It was only a light drip when I started, the temperature at 57 degrees. I found my pace quickly and got into a groove. I tried to convince myself, due to the humidity and relative warmth, that I was running on Maui.


It didn’t work. With only evergreens for company, I moved on.

The day was just starting to dawn as I hit mile 3. Down past the hospital, I came across two deer grazing in a swale. They froze when they saw me. Then they darted into the woods. I never would have seen them if I slept in.

Around mile 4, my hip got a little cranky. I walked a bit, figuring I was already wet and a few more minutes wouldn’t matter. I dodged puddles but eventually hit one. My shoes soaked up water. At mile 6ish, the rain started coming down with a purpose. I smiled. Water oozed out of my shoes with every footfall. Squish, squish.

As I entered the 9th mile, I realized I felt pretty good. Sure, my clothes all together probably weighed 5 extra pounds due to water absorption, but I realized something.

I’m doing something right. For years, dear readers, I’ve been kind of rebellious when it comes to running training. True confession time: I wanted to do it *my* way. I didn’t want to have rest days. I didn’t want to carb load. It made me lethargic and bloated. Plus, it seemed dumb.

Ahem. I stand corrected.

I ate breakfast on mornings when I ran more than 6 miles. But when I finally started taking rest days and eating bread and pizza the day before long runs, something magical happened. I had stamina. I could do long runs without turning into a slug for the rest of the day. Yes, I get tired. I’ll probably need a nap later today, plus I’ll be rather ravenous.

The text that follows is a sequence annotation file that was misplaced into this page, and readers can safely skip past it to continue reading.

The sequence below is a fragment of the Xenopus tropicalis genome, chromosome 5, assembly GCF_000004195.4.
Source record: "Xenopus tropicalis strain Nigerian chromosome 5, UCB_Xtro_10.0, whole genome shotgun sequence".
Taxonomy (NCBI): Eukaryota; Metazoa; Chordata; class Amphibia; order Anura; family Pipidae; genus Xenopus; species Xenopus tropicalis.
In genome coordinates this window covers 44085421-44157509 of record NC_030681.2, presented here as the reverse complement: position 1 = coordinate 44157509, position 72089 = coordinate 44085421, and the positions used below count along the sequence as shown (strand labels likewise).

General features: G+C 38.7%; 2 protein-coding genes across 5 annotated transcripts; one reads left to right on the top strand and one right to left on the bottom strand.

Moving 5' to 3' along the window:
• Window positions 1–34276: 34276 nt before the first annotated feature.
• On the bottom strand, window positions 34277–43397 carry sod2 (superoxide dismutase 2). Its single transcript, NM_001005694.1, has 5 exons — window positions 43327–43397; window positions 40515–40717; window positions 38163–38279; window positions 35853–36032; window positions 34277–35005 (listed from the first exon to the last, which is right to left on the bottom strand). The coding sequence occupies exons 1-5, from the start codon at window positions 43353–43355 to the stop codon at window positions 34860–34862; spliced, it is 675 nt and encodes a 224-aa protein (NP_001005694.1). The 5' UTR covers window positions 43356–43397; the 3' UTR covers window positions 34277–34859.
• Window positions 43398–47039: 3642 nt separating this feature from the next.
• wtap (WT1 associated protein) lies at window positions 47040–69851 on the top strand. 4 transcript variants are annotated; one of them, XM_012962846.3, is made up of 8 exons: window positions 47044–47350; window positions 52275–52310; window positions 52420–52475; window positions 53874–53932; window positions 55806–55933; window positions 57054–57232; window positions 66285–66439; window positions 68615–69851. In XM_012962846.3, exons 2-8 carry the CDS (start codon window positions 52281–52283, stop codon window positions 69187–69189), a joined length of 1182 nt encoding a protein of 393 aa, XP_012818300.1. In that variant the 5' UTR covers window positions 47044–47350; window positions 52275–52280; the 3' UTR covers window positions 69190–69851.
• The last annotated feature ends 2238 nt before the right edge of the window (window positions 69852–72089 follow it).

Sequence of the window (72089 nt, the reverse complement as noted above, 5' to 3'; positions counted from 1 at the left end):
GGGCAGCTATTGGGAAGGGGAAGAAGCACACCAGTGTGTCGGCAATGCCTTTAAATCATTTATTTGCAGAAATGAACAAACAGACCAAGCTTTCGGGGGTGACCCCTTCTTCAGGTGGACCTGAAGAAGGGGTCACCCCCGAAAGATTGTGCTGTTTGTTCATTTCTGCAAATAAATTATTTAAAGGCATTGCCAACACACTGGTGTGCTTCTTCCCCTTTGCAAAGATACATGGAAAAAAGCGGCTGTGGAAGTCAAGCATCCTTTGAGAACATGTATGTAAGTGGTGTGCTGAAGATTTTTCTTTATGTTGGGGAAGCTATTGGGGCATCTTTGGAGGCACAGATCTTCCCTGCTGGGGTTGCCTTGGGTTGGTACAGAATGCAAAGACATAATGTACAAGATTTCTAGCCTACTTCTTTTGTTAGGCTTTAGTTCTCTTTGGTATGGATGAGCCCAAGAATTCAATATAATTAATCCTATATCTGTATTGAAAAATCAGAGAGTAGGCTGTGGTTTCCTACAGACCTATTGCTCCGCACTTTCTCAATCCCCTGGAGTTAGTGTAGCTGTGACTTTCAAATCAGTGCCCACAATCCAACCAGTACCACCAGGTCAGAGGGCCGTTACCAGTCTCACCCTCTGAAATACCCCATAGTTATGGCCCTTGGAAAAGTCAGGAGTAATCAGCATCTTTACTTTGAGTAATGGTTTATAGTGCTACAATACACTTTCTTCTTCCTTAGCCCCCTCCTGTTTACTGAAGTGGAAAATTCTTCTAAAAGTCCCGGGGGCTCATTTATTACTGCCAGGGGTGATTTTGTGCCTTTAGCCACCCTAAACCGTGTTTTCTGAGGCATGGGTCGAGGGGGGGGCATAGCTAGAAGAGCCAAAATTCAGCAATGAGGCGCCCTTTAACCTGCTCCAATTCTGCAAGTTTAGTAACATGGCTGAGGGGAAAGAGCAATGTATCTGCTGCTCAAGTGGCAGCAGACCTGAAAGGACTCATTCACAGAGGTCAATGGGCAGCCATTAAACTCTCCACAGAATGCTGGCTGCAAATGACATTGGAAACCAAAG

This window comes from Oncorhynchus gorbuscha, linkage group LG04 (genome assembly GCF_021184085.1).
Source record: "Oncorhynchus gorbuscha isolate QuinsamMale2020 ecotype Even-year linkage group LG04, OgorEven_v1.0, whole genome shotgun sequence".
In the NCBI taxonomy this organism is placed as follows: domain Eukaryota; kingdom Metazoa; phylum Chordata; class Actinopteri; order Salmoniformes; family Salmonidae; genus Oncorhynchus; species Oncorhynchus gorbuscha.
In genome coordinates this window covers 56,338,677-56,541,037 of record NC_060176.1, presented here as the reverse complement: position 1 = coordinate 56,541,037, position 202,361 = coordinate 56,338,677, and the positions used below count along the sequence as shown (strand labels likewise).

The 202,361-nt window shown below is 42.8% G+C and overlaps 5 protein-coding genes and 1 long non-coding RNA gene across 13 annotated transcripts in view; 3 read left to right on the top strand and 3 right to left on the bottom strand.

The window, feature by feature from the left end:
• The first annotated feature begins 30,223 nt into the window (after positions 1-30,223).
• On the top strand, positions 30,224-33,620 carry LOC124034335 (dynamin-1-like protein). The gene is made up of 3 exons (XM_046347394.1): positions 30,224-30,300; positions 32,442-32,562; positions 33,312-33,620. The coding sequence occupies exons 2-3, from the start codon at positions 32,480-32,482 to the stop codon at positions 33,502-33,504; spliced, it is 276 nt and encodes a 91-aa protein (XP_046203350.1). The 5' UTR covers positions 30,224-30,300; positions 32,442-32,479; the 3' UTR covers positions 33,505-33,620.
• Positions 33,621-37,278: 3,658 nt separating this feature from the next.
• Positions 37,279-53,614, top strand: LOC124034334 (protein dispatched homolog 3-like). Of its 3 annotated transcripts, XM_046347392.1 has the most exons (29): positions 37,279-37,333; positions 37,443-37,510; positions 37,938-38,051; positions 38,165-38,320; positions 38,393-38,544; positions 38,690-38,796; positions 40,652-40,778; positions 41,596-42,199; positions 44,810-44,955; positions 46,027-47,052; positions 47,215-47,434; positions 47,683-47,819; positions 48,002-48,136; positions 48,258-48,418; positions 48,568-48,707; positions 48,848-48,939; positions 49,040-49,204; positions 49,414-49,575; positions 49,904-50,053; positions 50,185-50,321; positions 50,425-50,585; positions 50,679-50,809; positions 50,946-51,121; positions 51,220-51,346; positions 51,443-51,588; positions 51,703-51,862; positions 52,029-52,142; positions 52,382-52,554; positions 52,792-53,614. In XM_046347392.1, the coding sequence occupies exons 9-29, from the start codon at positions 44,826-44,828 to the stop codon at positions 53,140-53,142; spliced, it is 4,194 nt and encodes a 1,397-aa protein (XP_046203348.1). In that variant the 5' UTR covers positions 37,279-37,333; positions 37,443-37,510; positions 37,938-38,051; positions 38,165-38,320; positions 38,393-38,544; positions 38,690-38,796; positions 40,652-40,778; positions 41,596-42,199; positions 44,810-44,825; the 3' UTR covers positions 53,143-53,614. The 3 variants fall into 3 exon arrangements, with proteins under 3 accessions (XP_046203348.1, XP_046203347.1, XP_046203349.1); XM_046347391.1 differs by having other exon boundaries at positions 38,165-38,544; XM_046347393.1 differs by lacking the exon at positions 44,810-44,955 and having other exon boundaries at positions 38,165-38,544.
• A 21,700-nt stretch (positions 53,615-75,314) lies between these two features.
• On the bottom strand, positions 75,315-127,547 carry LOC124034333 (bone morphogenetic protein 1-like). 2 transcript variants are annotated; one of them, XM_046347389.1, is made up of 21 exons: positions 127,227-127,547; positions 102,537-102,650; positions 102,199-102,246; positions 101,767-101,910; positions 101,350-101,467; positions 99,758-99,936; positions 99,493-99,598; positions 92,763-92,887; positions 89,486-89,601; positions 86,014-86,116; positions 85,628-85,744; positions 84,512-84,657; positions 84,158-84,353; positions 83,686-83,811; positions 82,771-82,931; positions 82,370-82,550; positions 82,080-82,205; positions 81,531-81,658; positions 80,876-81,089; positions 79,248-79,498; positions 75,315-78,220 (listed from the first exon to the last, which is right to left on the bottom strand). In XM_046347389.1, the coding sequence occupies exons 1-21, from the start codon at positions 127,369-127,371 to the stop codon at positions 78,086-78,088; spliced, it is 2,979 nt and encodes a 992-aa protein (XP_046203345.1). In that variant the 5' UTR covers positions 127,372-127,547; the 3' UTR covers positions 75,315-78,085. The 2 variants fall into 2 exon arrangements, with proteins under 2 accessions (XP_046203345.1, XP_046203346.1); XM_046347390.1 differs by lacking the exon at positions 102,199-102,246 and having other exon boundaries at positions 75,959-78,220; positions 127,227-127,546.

Setbacks happen. I’ve experienced several injuries over the last few years. Yet something is working. Having a teachable spirit can reap great benefits. Old dogs can learn new tricks. I’m starting to get excited about the race next month.

Jesus looked at them intently and said, “Humanly speaking, it is impossible. But with God everything is possible.” – Matthew 19:26

Camp Beaver

Happy Friday!


I took this photo yesterday. Today, it’s even more flooded, with wave patterns and practically its own weather system. The guys’ trucks plow through 6-8 inches of water at the deepest place. It’s been raining and raining. We’ve logged nearly 10 inches of rain for January.

Did you know Shelton has beavers? I didn’t, though in hindsight it makes sense. Growing up in “the beaver state” (Oregon), beavers got a lot of press. Especially OSU Beavers. Though salmon reached a near-saintly status beavers could never hope to attain.


Meet Hazel the beaver, of Point Defiance Zoo.

The reason I mention beavers is that we have at least one beaver who blocks the Shelton Creek culverts. He dams them. I guess the idea is to slow down the water’s flow and have a little quiet pond to call home. He can build his lodge there and his abode won’t wash away.

Unfortunately, this beaver activity stopped up the drains in the Shop parking lot. It’s made the pond out back, a salmon-bearing, duck-paddling, woodpecker-drawing pond, nearly overflow its banks. The beaver has made other wildlife – and not so wild creatures – lives a bit unbearable.

One can’t really fault the beaver. He – or she – is only doing what they know to do to protect themselves. But it makes me think about how we camp on things, like a job, or a church, or relationship, that maybe we should move on from. It’s been said that the only constant in life is change. Trying to preserve circumstances causes us to miss out on other great things that might be just down river, if we let the current of God’s direction carry us to new adventures.

For everything there is a season,
    a time for every activity under heaven.
A time to be born and a time to die.
    A time to plant and a time to harvest.
A time to kill and a time to heal.
    A time to tear down and a time to build up. – Ecclesiastes 3:1-3